In contrast to the North American Eversource example Bud talked about the work Enbala is doing in Australia with AGL as part of one of the world’s largest solar+storage VPP projects. “There the business model is different,” he explained. “Eversource has a traditional regulated utility business model, under which they are leveraging DERs under normal demand response rates.” But in Australia, he said, “There is a full retail business model, so rather than a business model based on regulation-based rate of return, we see a strong retail approach, mixing solar and storage together and using those DERs in every single wholesale market imaginable, whether its energy shifting, capacity trading or regulation services (or frequency regulation as we call it here).”
The business models are different, he stressed, but the outcomes are similar — capturing value from DERs and using it for the good of the power system and the customer.
A new report from Guidehouse Insights puts the DER management technology market at $826.4 million in 2020 and forecasts that it will grow to nearly $5.9 billion in 2029, at a compound annual growth rate (CAGR) of 24.3%.
Bud pointed out that this growth is explained by an increase in DERs and DER control that encompasses everything from EVs all the way through to traditional DR, framing a wholesale market that is changing rapidly. “As we see everything from the energy imbalance markets of the west emerge to additional ancillary services markets, and as capacity markets begin to expand and become both year-round and encompass both long-term and short-term markets, this is where the value for DERs ultimately lies — in being able to take these assets into all these markets.”
“Whether you are a utility that’s operating in these markets or an unregulated retail entity that wants to aggregate and play into them, you need the ability to leverage a wide range of diverse distributed energy resources, and you need the technology that can slice and dice them to create actual products for these markets,” he said.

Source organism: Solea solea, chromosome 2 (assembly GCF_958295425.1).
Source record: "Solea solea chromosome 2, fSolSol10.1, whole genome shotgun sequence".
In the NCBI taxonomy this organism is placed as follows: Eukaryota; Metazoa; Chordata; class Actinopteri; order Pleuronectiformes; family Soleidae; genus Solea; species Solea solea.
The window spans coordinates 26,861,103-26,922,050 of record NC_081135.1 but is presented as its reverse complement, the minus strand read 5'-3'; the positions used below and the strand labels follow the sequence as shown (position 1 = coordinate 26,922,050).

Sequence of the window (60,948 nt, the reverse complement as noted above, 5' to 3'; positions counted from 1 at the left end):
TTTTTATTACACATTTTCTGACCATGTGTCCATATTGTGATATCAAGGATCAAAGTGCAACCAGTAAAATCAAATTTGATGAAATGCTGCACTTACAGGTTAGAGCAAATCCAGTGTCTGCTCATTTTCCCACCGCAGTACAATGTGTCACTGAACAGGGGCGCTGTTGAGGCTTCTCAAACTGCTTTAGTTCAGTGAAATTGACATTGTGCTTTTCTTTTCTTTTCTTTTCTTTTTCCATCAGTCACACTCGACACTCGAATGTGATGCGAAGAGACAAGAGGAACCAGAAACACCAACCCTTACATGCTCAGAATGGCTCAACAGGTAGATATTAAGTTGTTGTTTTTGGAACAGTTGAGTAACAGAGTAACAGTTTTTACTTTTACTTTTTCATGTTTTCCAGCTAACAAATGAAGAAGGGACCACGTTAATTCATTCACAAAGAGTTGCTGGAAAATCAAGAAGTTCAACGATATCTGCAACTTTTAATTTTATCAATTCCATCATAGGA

Bud emphasized that at Enbala, we believe that you need to be able to:
- Perform in real time
- Operate in sub two-second cycles
- Create dynamic groups and to control these resources with very high fidelity
- Optimize these groups for every type of power and energy characteristic that needs to be achieved
A bit more food for though
Bud made a few more concluding points about the future of distributed energy resources.
- The integration challenge – Bud noted that integration is still a challenge not only for software providers but also for the manufacturers whose DER devices need to be integrated. “There is no utility on the planet that wants to deal with 14 different knobs that need to be turned for every car manufacturer and level-two charger out there,” he said. The industry at large needs to do a lot more work on the protocols and open standards around integration.
- Successful DER deployment is a portfolio problem — Today, we want networks comprised of many diverse resources working together; the more diverse the better. “Gone are the early DR days when we used to say that these resources were great — as long as they all looked like an air-conditioner.”
- DERs can present power system problems — “When you start flexing resources that go beyond load-based resources and which actually give back to the grid in the form of power, you are creating a power system problem,” Bud said. “This is very different than the early days of DR or even the recent years where just turned things off and to avoided a peak. Now we are trying to absorb solar and give energy back to do things like energy shifting and moving power around within a distribution grid. Those are real power system problems.”
One of the pluses of attending virtual instead of live events (though we LONG for the return of in-person interactions) is that you don’t have to listen to the presentations as they occur. You can catch the full broadcast of all the sessions, including Bud’s, at your convenience — as long as you do so before the end of September. You can listen in on all the talks through September by registering here.